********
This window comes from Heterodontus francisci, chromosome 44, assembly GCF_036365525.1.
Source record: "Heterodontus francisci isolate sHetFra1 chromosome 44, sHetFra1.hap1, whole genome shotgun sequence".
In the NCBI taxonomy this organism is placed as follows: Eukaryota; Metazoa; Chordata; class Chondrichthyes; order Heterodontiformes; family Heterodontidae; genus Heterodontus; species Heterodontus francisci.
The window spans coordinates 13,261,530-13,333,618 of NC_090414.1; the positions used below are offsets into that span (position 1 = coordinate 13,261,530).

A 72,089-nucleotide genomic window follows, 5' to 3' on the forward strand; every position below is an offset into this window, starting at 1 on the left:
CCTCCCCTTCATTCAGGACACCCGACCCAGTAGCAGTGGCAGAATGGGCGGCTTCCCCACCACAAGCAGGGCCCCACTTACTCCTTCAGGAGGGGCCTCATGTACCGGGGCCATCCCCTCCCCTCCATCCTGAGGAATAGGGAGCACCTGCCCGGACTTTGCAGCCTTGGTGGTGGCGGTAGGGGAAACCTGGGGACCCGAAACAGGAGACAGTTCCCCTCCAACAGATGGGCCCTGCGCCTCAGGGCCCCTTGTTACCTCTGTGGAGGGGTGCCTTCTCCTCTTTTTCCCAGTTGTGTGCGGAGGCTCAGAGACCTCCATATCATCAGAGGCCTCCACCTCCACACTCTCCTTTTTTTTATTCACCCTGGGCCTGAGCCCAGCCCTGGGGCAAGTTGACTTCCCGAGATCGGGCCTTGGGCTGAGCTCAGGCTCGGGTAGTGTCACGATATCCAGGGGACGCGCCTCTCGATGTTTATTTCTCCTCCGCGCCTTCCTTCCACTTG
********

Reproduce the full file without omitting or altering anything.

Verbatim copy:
This window comes from Heterodontus francisci, chromosome 44, assembly GCF_036365525.1.
Source record: "Heterodontus francisci isolate sHetFra1 chromosome 44, sHetFra1.hap1, whole genome shotgun sequence".
In the NCBI taxonomy this organism is placed as follows: Eukaryota; Metazoa; Chordata; class Chondrichthyes; order Heterodontiformes; family Heterodontidae; genus Heterodontus; species Heterodontus francisci.
The window spans coordinates 13,261,530-13,333,618 of NC_090414.1; the positions used below are offsets into that span (position 1 = coordinate 13,261,530).

A 72,089-nucleotide genomic window follows, 5' to 3' on the forward strand; every position below is an offset into this window, starting at 1 on the left:
CCTCCCCTTCATTCAGGACACCCGACCCAGTAGCAGTGGCAGAATGGGCGGCTTCCCCACCACAAGCAGGGCCCCACTTACTCCTTCAGGAGGGGCCTCATGTACCGGGGCCATCCCCTCCCCTCCATCCTGAGGAATAGGGAGCACCTGCCCGGACTTTGCAGCCTTGGTGGTGGCGGTAGGGGAAACCTGGGGACCCGAAACAGGAGACAGTTCCCCTCCAACAGATGGGCCCTGCGCCTCAGGGCCCCTTGTTACCTCTGTGGAGGGGTGCCTTCTCCTCTTTTTCCCAGTTGTGTGCGGAGGCTCAGAGACCTCCATATCATCAGAGGCCTCCACCTCCACACTCTCCTTTTTTTTATTCACCCTGGGCCTGAGCCCAGCCCTGGGGCAAGTTGACTTCCCGAGATCGGGCCTTGGGCTGAGCTCAGGCTCGGGTAGTGTCACGATATCCAGGGGACGCGCCTCTCGATGTTTATTTCTCCTCCGCGCCTTCCTTCCACTTG